‘Harvey’s Way’

The man chip-chip-chipped away with the rock hammer and chisel, locking a flat stone into the stones around it, something he’d learned at Copán, the Mayan restoration in Honduras, the year he’d bought the quarry.

Twelve acres for $250 in 1938; $25 down, the rest to come.

The Mayans mastered dry-key construction as far back as 400 A.D., stacking stone on stone, held together by gravity alone, with large stones adding stability.

Harvey Fite worked without talking. There would be time to talk when the workday was done, when he’d relax with his wife, the daughter of a famous muralist, and she'd read aloud to her dyslexic husband in the home he built on the edge of his creation.

Sometimes, while working, he would look up and see the boy watching him; he'd wave, then return to his task, placing stones.

One day, the boy asked if he, too, could place a stone.

“Well, no, John,” Fite told the 9-year-old. “This is one man's piece of art."

Then he added: "But if you want to grab a rake and clear out some leaves ...”

The boy leaped to it, honored. Later, he got to thinking, “I could sneak in there at night and place a stone, and who's to know?”

But there was something about the man — beyond the fact that he and his wife were his parents’ friends and neighbors — that made that sort of trickery unthinkable to the boy. He later confessed his thought to the man, who smiled.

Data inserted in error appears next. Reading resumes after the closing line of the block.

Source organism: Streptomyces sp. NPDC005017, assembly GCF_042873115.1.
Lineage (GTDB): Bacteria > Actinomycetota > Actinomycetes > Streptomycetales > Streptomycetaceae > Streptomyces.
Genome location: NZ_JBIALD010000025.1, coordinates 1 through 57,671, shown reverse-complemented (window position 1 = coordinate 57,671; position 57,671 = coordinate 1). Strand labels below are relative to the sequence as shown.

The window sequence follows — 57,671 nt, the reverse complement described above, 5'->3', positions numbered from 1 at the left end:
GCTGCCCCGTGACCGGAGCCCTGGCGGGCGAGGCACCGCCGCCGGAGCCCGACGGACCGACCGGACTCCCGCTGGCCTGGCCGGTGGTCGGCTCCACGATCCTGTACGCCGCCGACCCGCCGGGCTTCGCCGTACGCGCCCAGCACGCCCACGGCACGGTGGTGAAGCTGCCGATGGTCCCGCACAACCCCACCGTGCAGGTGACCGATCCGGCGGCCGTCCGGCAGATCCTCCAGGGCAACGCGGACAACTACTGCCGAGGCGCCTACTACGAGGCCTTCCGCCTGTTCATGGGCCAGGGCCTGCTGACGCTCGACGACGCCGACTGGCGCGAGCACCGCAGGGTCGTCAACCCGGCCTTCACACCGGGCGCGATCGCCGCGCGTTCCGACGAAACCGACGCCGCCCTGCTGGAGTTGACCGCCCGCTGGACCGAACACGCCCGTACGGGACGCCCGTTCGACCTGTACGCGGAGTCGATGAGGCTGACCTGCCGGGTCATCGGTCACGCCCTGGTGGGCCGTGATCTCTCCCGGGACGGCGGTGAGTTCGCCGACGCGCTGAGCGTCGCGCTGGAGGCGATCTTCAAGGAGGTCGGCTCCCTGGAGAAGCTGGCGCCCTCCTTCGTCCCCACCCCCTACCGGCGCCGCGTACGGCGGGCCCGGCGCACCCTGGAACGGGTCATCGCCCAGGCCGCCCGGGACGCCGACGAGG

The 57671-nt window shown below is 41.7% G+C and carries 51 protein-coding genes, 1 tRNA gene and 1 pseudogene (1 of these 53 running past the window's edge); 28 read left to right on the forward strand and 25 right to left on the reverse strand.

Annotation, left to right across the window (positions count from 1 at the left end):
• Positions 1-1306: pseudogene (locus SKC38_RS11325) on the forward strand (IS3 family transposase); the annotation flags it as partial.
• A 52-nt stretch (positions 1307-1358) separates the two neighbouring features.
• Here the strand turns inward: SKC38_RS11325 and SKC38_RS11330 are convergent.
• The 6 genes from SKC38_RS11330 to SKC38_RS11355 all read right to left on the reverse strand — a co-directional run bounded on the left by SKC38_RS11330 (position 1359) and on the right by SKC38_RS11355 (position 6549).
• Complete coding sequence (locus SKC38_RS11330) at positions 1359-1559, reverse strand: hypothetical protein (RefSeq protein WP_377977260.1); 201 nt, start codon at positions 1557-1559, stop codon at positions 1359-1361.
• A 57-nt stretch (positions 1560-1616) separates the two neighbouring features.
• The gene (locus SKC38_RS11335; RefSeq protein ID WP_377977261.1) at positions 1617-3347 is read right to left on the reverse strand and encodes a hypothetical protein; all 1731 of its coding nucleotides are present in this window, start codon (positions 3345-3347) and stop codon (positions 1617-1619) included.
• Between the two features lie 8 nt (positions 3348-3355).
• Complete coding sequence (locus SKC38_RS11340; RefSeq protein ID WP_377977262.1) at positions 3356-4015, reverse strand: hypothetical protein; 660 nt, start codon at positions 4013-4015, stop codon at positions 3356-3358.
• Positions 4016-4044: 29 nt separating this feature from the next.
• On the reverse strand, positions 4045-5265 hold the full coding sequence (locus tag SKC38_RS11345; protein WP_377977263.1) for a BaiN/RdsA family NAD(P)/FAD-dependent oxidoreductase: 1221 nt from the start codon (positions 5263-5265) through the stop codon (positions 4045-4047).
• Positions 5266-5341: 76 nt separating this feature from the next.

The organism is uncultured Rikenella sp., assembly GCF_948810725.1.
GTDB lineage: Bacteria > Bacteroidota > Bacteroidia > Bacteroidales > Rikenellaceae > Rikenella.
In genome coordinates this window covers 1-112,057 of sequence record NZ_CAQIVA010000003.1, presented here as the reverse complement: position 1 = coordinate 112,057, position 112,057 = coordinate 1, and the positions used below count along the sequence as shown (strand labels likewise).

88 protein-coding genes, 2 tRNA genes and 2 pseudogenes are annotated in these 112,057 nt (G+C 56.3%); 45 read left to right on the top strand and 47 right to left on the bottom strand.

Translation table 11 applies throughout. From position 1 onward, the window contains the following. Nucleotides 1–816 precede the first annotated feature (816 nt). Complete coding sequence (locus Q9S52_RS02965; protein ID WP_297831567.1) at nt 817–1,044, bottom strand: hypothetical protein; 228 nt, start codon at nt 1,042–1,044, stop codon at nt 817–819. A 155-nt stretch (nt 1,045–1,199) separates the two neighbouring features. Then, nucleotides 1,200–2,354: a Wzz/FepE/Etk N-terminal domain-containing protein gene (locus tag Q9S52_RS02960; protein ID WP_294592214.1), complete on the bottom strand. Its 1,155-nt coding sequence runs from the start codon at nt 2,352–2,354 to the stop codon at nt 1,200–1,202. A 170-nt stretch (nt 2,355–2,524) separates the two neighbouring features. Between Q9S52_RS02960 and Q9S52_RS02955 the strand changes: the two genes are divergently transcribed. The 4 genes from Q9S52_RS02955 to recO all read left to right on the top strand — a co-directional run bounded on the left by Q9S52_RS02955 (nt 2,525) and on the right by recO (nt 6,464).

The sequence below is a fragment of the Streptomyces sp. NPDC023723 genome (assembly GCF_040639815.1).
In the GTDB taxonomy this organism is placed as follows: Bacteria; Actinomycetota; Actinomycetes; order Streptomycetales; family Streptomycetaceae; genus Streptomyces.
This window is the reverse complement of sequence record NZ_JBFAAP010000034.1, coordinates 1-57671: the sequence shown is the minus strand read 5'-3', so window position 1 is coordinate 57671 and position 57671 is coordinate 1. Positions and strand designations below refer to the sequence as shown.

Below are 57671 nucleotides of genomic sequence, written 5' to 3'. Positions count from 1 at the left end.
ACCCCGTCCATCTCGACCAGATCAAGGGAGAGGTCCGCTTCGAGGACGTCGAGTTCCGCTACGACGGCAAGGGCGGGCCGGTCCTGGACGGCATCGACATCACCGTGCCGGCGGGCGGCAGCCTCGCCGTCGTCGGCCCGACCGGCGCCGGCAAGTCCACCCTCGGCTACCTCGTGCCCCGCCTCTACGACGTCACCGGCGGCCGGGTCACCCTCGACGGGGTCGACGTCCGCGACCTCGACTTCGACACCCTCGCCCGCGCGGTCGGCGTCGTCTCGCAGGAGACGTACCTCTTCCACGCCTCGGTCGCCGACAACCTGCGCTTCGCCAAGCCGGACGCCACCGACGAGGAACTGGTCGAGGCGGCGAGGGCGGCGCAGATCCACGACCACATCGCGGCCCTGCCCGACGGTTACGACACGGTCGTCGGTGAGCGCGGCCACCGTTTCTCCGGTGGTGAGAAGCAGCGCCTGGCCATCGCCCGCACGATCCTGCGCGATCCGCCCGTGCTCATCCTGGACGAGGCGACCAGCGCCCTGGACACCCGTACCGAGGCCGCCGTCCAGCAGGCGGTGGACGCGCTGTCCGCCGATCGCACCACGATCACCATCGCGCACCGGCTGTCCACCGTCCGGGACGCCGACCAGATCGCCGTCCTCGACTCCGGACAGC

“John, honor is a man's gift to himself,” Fite said, quoting Rob Roy, the Scottish folk hero. Then he tousled the boy’s hair and went back to work.

Harvey Fite died 45 years ago, ultimately doomed by the same gravity that holds his garden together. But that long-ago boy — John Cederquist, who is now 63 — has carried that lesson with him: Honor is a man’s gift to himself.

Cederquist has become a Fite acolyte, serves on the site's nonprofit board, leads tours of Opus 40, deepening visitors' understanding of what they are seeing, what it took to create, and the puzzle pieces that made up the man who dreamed and stacked and willed it into being.

When he talks about Fite's method of working, he calls it "Harvey's way."

Debutantes, Horses, and the Panama Canal

No one who knew Harvey Fite when he was young would have predicted he'd do anything for 37½ years straight.

He'd ridden boxcars across Texas with a buddy and had three career paths before he was 30.

Born in Pittsburgh on Christmas Day 1903, Fite was 3 when his family moved to a farm near Houston. Tom, his carpenter father, had caught yellow fever working on the Panama Canal. The Texas climate would be better for him, he reckoned, and he settled into a life of farming and violin-making.